ATLANTA (AP) — Major corporations invested in Southern states have become some of the staunchest opponents of bills they consider discriminatory, facing off against Republican lawmakers eager to portray their states as the best home for global brands.
The NFL, Apple and other behemoths have cajoled Republicans into rejecting or softening bills in recent years that supporters say protect people who oppose same-sex marriage on religious grounds. Companies are speaking up loudly again this year in states where such bills have been proposed as part of a backlash to the U.S. Supreme Court ruling that effectively legalized gay marriage.
“As a company that is committed to the principle that everyone deserves to live without fear of discrimination simply for being who they are, becoming an employer in North Carolina, where members of our teams will not have equal rights under the law, is simply untenable,” California-based PayPal CEO Dan Schulman said in a statement last week ending plans to hire 400 people for a new operations center in Charlotte. The decision is among the largest tangible effects of a new North Carolina law overruling LGBT anti-discrimination measures passed by local governments.
Watchers of corporate America’s approach to lesbian, gay, bisexual and transgender issues said such public statements are only one way companies have been supportive, pointing to several years of efforts to win over LGBT employees and customers.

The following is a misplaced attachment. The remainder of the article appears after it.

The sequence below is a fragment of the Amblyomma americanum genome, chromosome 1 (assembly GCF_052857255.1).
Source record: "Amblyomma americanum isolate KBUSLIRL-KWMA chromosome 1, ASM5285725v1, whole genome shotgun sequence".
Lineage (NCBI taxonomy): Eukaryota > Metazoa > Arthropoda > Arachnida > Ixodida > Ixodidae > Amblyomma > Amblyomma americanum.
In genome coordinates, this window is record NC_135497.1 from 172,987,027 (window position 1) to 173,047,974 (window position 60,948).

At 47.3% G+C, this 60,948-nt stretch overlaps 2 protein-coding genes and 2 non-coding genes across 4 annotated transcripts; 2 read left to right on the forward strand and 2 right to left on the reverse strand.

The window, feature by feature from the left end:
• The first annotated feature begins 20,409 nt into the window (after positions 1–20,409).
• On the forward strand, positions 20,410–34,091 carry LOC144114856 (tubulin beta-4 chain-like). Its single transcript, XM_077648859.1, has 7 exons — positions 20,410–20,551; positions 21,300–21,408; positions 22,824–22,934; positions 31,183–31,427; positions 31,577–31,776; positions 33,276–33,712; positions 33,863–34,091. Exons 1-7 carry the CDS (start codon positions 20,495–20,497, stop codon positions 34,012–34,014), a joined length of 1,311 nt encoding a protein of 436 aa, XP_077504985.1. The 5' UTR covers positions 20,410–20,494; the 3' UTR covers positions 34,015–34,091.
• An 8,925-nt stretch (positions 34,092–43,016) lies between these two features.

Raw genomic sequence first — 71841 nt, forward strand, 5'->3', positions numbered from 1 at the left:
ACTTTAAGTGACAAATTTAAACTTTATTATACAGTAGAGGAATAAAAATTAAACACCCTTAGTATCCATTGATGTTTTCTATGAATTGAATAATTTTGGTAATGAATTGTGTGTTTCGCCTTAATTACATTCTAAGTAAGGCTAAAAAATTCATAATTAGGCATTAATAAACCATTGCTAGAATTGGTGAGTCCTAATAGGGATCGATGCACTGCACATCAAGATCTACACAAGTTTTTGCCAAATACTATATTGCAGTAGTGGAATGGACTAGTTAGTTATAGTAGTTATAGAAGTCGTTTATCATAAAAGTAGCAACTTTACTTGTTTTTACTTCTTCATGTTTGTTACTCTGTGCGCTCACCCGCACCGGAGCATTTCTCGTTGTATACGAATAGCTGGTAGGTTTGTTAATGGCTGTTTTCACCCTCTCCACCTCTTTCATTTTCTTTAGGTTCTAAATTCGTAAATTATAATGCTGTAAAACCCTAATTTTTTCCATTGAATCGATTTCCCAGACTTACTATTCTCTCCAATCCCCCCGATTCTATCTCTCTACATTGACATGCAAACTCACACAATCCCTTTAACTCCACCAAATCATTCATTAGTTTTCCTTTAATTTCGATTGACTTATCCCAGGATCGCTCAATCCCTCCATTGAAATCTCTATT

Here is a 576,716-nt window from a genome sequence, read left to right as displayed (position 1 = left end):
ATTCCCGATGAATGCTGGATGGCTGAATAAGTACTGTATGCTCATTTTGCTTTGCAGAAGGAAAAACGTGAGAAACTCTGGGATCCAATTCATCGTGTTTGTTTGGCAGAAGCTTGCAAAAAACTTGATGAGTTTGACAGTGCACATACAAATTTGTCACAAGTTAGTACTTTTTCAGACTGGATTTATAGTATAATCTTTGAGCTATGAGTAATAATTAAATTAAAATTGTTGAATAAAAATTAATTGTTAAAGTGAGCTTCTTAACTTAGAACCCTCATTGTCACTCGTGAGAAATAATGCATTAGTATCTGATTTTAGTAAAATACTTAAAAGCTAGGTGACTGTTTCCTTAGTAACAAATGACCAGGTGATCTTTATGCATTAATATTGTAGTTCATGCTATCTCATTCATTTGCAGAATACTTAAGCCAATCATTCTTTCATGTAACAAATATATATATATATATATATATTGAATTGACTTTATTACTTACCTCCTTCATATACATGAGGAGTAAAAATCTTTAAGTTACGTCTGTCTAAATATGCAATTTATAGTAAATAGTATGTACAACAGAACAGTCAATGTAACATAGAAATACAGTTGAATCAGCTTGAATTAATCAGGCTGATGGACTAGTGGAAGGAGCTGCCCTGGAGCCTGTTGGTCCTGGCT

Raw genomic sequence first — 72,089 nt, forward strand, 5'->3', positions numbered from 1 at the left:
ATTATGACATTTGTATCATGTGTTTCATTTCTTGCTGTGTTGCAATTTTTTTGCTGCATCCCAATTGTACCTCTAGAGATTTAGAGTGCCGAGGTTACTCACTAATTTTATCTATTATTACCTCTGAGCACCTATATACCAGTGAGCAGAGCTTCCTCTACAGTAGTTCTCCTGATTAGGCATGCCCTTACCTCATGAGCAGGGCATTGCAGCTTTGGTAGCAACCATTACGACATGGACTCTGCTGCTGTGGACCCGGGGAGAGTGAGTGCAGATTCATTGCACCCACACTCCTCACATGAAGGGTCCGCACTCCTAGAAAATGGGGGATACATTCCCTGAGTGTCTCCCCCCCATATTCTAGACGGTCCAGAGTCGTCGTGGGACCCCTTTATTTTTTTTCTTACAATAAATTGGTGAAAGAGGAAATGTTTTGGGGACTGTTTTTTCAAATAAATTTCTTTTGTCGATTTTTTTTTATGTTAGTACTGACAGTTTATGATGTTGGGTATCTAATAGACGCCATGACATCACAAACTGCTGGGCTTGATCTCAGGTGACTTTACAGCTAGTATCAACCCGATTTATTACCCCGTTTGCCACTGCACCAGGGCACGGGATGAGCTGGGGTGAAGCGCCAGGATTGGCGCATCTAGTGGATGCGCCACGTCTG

CEOs sometimes take the lead, as in 2013 when Starbucks CEO Howard Schultz told a shareholder who believed the company’s pro-gay marriage position hurt profits: “Not every decision is an economic decision.” Some companies have gone beyond what’s required by state or federal law for equal employment policies and benefits. The Corporate Equality Index survey conducted by the Human Rights Campaign, which has graded companies’ environment for LGBT employees since 2002, gave 13 companies a perfect score that first year. This year’s survey reported 407 companies hit that mark.
When Cindy Armine-Klein joined the payment technology company First Data in 2014, the firm had recently scored below 50 on the survey. CEO Frank Bisignano told Armine-Klein when she was hired as chief control officer that year to prioritize creation of LGBT programs.
Since then, the company has added coverage of domestic partners to employee benefits, included gender identity in its anti-discrimination policies and created a group to connect LGBT employees around the country. When a bill shielding opponents of same-sex marriage cleared the Georgia legislature this year, concerns quickly reached executives through that network.
The firm, headquartered in Atlanta, joined about 500 others opposing the bill. Bisignano made a personal call to thank Georgia Gov. Nathan Deal following his veto of the measure.
“When you have the opportunity to bring your whole self to work, that creates happy, active, creative employees,” said Armine-Klein, who married her wife in 2011. “That is good for the employee; that is good for us as a company; that is good for our clients.”
But firms also want to be on equal footing with competitors.